I'm not proud of this, but I sort of love Levi Johnston. I know he's an opportunistic buffoon. I know he's a grammatically challenged, Playgirl-posing, pistachio-shilling (yes, he made a commercial for nuts) media pawn who's not only taking the low road but ripping the pavement to shreds.
I also know there's no proof that anything Johnston says about his former would-be mother-in-law -- the Alaska governor turned Republican vice presidential nominee turned book author Sarah Palin -- is true. But I have to confess: Lately, he's become a guilty pleasure.
Watching or reading about him is pretty much the equivalent of (sorry to be so graphic, but there's really no better example) popping an enormous pimple on your chin. You know no good can come of it. You know, in fact, you're only making things worse by encouraging the growth of more pimples, not to mention inviting a festering scab that will turn into an unfortunate scar. But it's just too satisfying to turn away from.
In all honesty, I didn't fully appreciate the carbuncular joys of Johnston until this week. Last spring, when he appeared on "Larry King Live" with his mother and sister, he managed to be simultaneously cringe- and nap-inducing. Instead of talking about what people really wanted to know -- like exactly when Sarah Palin and the McCain campaign became aware of Bristol's pregnancy -- he waxed monosyllabic about his finger tattoo ("Bristol") and his enthusiasm for sheep hunting.
"Sheep herding?" asked King at the precise moment that millions of viewers were wondering the same thing.
"Sheep hunting," Johnston clarified.
He didn't mean the domestic kind that graze languidly in pastures and provide us with Merino wool blankets and mutton chops. But the association has its uses. Think lamb to the slaughter, or more precisely, newly jaded sacrificial critter kicking and screaming on the way to oblivion. In any case, it's difficult to look at Bristol's ex and not see a lamb that has traded his silence for vengeance.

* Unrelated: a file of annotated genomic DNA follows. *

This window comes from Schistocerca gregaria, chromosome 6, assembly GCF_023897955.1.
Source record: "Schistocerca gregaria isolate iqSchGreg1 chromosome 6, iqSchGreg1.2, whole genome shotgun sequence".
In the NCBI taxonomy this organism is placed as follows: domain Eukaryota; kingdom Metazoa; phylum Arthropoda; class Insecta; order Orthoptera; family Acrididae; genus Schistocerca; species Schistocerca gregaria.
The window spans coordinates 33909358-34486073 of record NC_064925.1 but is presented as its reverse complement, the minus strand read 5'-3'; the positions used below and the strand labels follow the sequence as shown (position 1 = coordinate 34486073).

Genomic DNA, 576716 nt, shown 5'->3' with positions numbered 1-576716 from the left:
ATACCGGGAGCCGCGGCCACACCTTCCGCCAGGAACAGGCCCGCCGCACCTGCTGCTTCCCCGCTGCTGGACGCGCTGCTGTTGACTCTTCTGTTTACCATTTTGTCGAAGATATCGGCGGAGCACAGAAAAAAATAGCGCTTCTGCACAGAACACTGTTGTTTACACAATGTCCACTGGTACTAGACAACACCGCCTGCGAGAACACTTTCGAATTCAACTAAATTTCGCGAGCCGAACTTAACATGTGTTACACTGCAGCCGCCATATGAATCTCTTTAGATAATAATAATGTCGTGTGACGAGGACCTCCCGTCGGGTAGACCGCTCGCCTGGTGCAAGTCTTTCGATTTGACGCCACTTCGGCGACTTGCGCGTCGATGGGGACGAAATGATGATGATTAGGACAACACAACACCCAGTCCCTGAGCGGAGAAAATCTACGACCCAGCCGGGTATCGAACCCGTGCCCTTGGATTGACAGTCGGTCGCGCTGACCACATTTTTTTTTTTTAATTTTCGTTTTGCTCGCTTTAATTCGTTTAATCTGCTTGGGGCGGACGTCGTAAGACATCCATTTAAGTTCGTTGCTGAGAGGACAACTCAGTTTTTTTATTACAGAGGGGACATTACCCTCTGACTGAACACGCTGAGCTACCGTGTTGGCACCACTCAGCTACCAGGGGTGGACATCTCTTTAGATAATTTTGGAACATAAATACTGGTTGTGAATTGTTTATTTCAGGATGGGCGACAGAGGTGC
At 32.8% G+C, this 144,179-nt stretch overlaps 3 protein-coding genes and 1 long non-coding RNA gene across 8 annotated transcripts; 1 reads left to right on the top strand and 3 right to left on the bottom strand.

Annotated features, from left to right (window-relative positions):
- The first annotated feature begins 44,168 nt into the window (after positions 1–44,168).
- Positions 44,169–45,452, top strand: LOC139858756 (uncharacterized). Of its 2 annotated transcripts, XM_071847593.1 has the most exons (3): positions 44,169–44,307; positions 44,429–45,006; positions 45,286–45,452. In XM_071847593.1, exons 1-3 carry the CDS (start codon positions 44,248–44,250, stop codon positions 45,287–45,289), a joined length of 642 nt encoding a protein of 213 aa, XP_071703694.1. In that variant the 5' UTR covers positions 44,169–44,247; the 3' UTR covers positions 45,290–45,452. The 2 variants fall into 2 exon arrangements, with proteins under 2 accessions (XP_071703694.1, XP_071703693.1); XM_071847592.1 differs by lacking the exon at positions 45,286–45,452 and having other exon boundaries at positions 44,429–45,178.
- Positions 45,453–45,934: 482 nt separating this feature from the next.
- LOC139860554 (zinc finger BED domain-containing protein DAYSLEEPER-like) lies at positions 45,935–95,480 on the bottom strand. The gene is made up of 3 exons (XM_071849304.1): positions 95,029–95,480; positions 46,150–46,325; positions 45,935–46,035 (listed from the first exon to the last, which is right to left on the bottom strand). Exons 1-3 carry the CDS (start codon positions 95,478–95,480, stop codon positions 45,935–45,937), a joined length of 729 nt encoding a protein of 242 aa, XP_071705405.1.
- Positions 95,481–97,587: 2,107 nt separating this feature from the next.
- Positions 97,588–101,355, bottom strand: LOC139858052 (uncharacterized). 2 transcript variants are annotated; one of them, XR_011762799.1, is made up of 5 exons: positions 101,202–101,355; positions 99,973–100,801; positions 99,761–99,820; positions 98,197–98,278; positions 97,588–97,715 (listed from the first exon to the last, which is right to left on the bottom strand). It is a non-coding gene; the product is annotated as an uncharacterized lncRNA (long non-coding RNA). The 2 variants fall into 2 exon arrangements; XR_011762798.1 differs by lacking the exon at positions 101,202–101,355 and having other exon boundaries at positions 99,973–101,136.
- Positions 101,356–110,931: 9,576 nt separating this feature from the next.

His testimony in October's Vanity Fair, in which he made numerous unverifiable claims -- that the Palin marriage was on the rocks, that Todd and Sarah did little parenting, that as governor Sarah was known to leave work at noon and spend the rest of the day watching reality TV shows -- was, at least compared with the King interview and a rather overreaching profile the next month in GQ, downright mesmerizing.
Granted, it's fairly evident that Johnston didn't so much "write" the article as -- at least the way I imagine it -- lie down on a LeCorbusier chaise lounge in some quiet corner of the Conde Nast building and deliver a stream-of-consciousness purge that was then typed up and edited into a juicy and reasonably coherent 4,000 or so words. It should also be said that Johnston's television appearances are still on the painfully laconic side. There's a lot more excitement (albeit in that fleeting, zit-popping way) in reading snippets of his anti-Palin barbs -- "It's almost funny that she's like 46 years old and she's battling a 19-year-old and I'm winning" -- on the Internet than to sit through the halting live-action version.
Not that watching the 45-year-old (she'll be 46 in February) make the rounds this week promoting her autobiography, "Going Rogue," is significantly more fun. The much-anticipated "Oprah" segment on Monday resulted in few surprises. As for Barbara Walters' sit-down with Palin on "Good Morning America," the most memorable moment was Palin's use of the word "bullcrap."
So far on this book tour, no one has asked her much about policy, or about why her account of the campaign diverges so wildly from those of McCain staffers or even, finally, what newspapers and magazines she really does read. (Palin told Oprah she was an avid reader and took Katie Couric's infamous question about her taste in periodicals as a knock on her intelligence and a slur against Alaska. So why in the world didn't Oprah ask what's on her bedside table?)
No one Palin will get within sheep-shooting distance of is going to ask that or much of anything else, of course. And that's why Johnston, despite being as dumb and bland as he is cute, may actually be the most necessary player in the Palin media circus. With Palin-approved interviewers barely straying from what sound mostly like Palin-approved scripts, Johnston at least provides an avenue for more interesting questions.
Because of him, Oprah and Walters don't have to be thorny, edgy interrogators themselves. Instead, they can hide behind Johnston the raving wayward teenager: "Levi says this about you; what do you say?" The role of empathic -- not impudent -- TV host is safe.
A sad truth has emerged about the prurient and embarrassing Johnston sideshow. Like him or not, we need this kid right now. Fairly or not, at least he's playing hardball and not softball. Bullcrap or not, at least he's keeping audiences awake. Which is more than Walters and her ilk -- not to mention Palin herself -- have done so far.